Doug Bolton, president of the Rotary Club of Covington pledged his support of the program and announced the Rotary Club will be the financial vehicle through which the funding and donations for the park will flow.
"It may take a little while as we are all well aware of the current economic state, but if it takes a year, two years, three years or whatever, we are going to get this done," Bolton said. "Hopefully it won't take three years, but we will get this done."
The Rotary Club of Covington is following in the footsteps of the Rotary Club of Conyers, which handled the fundraising and donations for the Miracle League field in Rockdale County.
"It's not a matter of money. We have the money," Bolton said. "It's just in the pockets of all those people that are out there."
In addition, Bill Loeble, the president of the Covington Kiwanis Club, pledged to join forces with Rotary and work together to bring in corporate sponsors and work with the city on securing grants.
"We are happy to partner with Rotary," Loeble said. "Sometimes people look at us as competitors, but we've been to each other's clubs and spoken. We are proud to partner with Rotary on this project. B.C. Crowell has been a longtime member of Kiwanis and if nothing else, were are going to do this for him."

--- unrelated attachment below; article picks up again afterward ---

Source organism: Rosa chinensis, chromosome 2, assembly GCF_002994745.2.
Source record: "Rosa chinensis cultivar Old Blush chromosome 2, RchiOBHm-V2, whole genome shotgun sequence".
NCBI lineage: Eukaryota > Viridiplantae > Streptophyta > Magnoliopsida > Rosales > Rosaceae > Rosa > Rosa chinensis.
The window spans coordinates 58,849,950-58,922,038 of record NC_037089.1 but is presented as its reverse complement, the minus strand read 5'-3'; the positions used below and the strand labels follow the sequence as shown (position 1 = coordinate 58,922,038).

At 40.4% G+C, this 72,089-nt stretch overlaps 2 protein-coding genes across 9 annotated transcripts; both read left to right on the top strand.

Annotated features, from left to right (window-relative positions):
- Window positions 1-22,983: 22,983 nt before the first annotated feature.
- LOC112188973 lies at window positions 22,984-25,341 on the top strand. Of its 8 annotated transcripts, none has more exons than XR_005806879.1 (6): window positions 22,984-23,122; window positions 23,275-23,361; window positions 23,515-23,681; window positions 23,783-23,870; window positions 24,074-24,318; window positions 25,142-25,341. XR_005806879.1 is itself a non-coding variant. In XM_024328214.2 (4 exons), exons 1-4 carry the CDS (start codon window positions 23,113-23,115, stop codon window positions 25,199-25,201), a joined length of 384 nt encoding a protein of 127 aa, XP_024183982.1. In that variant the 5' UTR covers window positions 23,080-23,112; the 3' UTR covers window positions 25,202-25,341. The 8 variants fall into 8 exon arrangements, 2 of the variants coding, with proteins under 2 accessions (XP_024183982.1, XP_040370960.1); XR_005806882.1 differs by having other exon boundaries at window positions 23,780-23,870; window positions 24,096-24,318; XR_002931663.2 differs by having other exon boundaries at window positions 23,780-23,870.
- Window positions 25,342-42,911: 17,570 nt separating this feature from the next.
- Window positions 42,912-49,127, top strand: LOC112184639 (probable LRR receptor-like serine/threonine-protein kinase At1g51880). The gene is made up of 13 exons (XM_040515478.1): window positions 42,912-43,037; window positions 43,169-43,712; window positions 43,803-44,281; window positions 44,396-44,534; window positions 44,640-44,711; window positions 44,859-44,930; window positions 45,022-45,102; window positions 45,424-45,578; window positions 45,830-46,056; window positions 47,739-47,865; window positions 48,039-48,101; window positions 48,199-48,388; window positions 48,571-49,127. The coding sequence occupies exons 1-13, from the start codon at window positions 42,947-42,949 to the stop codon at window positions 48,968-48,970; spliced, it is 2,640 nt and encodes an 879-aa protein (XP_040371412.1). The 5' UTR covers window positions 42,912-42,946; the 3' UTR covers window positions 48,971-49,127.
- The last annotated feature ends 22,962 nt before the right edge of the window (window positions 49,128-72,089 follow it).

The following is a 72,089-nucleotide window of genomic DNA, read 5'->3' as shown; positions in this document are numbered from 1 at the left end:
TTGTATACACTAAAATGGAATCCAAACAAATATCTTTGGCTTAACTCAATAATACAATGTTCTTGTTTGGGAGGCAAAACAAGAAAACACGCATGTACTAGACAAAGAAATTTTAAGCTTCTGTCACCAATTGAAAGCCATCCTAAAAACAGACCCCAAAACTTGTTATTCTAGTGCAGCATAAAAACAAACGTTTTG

Bolton said his organization has contacted several corporate sponsors, but chose not to elaborate as he cautioned everything is in the discussion phase. Nevertheless, the Rotary Club has extensive experience in raising funds and will be able to use its expertise when trying to secure grants through nonprofits.
Chris Camp, president of Lose & Associates Inc. revealed the preliminary rendering of the field which will be located next to the tennis courts at City Pond Park in Covington.
The sketch shows three fields, one equipped for special needs athletes and two for youth baseball.
The primary goal of the Miracle League field complex is to integrate special needs athletes with other youths in the community to foster confidence as well as acceptance.
The city of Covington has agreed to donate the land where the Covington Police shooting range currently sits on City Pond.
While Newton County Recreation Commission Director Tommy Hailey stopped short of giving an estimate on the cost, he did say it would "be a big number."
Camp estimated the project, if bid out with no auxiliary support from the city or any private sources, would be in excess of $2 million.
He did add that several of the Miracle League complexes that are popping up across the country have received extensive support from the community and such things as trees and sod are typically donated or paid for by residents who wish to donate money.
No time table has been set on the next phase of the project which would include drawings and preliminary land inspections.